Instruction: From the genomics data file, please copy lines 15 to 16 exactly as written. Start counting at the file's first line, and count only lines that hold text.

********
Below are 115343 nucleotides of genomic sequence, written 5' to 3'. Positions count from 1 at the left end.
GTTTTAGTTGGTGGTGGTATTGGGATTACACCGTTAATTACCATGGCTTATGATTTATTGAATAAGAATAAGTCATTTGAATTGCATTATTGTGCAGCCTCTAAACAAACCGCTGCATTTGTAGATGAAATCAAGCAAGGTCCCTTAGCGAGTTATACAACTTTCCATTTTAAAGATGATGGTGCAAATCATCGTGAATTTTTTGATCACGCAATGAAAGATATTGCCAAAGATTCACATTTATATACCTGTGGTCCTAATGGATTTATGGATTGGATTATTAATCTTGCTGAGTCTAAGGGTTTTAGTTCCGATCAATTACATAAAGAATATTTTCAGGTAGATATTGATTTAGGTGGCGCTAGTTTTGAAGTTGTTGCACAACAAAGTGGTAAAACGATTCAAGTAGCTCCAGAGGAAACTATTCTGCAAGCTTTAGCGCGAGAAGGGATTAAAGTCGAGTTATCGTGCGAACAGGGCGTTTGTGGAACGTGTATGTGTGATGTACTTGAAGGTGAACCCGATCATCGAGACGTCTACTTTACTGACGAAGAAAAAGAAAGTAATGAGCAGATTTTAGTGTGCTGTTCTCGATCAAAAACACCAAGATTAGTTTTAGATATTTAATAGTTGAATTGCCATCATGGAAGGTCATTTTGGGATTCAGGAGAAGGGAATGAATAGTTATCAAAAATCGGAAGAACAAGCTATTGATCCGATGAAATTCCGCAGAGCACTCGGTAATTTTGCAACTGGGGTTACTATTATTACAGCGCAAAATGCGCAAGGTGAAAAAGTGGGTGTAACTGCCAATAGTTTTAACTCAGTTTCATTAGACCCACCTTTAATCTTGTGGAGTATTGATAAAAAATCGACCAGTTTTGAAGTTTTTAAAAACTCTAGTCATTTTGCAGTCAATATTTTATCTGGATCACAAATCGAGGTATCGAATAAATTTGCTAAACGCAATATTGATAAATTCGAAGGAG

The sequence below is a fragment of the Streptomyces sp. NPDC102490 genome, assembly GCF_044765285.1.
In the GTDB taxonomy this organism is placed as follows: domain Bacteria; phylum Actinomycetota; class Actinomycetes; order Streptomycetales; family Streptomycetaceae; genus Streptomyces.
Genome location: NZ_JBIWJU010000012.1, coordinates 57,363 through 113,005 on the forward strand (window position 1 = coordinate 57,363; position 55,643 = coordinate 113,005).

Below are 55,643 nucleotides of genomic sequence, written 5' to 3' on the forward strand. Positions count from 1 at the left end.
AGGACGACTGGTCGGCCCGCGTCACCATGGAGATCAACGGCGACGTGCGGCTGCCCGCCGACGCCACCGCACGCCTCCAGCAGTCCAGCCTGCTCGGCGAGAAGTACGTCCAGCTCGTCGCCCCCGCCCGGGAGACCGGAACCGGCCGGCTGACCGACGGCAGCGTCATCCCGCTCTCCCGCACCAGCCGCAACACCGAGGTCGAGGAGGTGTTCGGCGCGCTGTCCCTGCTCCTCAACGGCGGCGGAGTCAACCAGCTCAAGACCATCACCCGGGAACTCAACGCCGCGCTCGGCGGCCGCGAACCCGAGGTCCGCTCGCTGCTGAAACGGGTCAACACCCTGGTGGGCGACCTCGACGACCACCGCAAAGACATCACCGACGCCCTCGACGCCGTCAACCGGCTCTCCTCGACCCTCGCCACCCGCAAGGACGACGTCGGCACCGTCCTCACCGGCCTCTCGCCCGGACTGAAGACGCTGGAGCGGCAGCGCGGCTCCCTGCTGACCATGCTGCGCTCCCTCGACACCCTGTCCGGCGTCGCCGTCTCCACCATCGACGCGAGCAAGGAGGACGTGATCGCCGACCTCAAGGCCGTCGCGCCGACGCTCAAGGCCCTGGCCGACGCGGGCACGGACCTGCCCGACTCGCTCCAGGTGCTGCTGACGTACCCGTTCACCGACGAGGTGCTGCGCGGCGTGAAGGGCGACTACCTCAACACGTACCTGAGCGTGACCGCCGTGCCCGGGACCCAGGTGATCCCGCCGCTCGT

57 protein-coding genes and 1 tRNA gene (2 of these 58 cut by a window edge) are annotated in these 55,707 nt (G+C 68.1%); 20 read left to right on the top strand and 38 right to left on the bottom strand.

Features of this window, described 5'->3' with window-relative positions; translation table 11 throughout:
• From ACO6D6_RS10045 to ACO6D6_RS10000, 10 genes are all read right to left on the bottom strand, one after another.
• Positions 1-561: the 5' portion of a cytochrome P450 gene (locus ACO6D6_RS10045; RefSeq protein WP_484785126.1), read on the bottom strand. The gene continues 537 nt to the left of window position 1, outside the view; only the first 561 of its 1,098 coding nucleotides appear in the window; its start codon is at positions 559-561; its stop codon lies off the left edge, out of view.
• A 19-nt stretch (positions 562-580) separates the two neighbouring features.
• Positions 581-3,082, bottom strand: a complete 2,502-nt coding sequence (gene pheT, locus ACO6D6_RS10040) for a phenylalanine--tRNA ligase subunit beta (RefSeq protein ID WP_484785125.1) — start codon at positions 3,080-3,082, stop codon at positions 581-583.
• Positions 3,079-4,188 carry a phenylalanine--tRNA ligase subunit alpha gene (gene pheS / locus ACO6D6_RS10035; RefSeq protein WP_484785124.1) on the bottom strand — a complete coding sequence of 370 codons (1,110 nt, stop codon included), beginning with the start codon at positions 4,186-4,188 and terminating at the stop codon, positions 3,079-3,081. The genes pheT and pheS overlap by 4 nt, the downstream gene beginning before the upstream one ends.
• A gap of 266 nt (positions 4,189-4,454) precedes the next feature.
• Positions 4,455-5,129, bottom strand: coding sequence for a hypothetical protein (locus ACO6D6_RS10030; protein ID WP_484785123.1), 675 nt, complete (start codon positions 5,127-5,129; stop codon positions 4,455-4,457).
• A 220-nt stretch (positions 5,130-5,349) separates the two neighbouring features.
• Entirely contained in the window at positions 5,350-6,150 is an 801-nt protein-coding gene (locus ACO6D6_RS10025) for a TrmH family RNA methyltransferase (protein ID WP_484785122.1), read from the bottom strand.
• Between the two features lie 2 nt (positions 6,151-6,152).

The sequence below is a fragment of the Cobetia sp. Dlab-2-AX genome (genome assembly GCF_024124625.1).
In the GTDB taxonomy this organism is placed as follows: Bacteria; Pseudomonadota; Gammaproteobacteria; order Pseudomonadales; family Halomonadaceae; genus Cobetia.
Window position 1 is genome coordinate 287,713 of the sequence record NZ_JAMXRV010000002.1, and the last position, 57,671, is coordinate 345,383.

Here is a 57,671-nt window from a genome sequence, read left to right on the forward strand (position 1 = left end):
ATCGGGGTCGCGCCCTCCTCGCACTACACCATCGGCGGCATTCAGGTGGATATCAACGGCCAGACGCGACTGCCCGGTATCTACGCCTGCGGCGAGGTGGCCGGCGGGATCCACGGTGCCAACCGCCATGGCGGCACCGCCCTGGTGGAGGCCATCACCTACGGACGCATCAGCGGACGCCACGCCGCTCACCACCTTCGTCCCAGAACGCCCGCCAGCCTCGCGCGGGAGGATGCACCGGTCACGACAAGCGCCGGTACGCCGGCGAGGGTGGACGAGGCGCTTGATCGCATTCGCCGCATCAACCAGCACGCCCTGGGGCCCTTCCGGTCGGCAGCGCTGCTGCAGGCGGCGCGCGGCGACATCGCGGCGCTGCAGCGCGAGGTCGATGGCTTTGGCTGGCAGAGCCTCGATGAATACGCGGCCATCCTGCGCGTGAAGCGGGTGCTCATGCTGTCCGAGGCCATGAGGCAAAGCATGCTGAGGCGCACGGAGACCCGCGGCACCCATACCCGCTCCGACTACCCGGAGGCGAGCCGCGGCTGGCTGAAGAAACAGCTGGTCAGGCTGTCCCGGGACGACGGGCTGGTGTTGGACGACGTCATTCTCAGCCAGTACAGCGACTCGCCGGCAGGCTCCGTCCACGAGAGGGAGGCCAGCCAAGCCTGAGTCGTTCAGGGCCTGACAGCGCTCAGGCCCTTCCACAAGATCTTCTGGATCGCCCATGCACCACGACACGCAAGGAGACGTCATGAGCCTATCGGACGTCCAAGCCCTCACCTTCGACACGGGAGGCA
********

• A gap of 266 nt (positions 4,189-4,454) precedes the next feature.
• Positions 4,455-5,129, bottom strand: coding sequence for a hypothetical protein (locus ACO6D6_RS10030; protein ID WP_484785123.1), 675 nt, complete (start codon positions 5,127-5,129; stop codon positions 4,455-4,457).